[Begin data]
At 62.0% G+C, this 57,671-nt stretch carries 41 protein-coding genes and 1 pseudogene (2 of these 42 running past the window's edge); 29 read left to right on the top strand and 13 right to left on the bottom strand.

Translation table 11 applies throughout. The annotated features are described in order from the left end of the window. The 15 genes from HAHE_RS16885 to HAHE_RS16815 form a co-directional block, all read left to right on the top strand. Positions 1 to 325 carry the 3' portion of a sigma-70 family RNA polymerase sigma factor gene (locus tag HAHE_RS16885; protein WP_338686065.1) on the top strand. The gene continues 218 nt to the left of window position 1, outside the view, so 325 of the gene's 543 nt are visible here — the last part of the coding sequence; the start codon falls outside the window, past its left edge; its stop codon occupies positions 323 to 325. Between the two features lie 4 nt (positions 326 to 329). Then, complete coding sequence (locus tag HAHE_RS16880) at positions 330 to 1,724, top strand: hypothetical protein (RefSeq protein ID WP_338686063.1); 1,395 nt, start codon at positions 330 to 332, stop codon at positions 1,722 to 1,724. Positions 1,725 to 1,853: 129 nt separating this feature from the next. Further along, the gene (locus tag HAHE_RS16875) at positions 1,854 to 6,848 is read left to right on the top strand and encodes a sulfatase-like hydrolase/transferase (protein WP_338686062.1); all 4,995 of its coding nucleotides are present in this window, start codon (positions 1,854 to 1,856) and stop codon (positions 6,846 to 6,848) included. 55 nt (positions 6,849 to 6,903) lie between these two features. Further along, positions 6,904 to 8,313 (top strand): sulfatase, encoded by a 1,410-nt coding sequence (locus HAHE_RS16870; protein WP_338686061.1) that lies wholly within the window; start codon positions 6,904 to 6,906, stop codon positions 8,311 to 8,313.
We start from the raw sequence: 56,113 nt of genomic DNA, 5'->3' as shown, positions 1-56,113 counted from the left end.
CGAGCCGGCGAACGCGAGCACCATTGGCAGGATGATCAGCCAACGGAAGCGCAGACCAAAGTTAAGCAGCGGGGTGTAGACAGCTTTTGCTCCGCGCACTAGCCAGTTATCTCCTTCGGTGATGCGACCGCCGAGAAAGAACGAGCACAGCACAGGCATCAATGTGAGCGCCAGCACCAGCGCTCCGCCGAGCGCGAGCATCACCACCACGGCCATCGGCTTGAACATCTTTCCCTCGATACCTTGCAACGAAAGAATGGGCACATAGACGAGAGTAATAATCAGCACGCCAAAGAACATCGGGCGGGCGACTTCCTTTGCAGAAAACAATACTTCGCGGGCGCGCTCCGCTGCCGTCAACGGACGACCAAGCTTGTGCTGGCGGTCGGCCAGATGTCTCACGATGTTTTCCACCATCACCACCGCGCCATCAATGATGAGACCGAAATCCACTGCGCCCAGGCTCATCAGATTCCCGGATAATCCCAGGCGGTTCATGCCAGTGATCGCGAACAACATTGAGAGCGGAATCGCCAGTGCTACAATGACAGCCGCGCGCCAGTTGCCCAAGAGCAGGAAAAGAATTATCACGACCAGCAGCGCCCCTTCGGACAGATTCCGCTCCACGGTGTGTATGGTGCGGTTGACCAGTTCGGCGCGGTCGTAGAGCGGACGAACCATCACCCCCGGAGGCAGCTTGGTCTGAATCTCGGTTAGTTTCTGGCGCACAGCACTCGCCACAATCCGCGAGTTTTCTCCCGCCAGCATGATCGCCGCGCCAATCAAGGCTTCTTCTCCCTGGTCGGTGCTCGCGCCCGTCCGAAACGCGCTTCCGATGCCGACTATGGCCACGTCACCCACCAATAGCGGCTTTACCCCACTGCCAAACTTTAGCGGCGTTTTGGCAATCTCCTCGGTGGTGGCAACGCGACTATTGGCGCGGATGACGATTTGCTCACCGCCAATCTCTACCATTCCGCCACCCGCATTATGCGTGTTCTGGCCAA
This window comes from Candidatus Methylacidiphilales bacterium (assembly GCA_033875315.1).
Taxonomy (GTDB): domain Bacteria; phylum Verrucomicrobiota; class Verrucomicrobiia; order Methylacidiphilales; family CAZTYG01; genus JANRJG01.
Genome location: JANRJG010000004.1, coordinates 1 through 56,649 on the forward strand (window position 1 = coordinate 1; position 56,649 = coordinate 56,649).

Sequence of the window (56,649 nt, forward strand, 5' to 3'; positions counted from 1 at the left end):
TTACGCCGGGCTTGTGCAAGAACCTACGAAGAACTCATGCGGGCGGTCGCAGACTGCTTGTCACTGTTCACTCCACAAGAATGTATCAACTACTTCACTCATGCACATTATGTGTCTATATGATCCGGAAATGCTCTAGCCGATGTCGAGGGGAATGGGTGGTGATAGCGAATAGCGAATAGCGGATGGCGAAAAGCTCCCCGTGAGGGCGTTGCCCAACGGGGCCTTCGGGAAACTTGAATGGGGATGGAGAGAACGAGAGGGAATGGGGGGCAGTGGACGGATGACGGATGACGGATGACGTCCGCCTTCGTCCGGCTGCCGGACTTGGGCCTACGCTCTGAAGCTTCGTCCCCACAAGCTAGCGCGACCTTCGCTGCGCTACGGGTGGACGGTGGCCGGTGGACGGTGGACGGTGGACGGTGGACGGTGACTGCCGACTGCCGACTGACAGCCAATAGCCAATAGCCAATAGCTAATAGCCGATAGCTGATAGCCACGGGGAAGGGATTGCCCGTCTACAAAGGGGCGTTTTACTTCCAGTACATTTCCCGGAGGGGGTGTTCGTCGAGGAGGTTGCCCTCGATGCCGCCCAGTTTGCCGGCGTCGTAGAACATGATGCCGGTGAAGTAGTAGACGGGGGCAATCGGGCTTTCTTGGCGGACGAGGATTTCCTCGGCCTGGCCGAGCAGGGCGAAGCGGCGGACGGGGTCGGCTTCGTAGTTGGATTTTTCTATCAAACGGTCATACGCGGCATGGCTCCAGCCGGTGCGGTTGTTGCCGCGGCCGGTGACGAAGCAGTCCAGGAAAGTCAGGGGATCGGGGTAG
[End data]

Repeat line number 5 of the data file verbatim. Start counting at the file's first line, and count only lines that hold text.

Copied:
This window comes from Candidatus Methylacidiphilales bacterium (assembly GCA_033875315.1).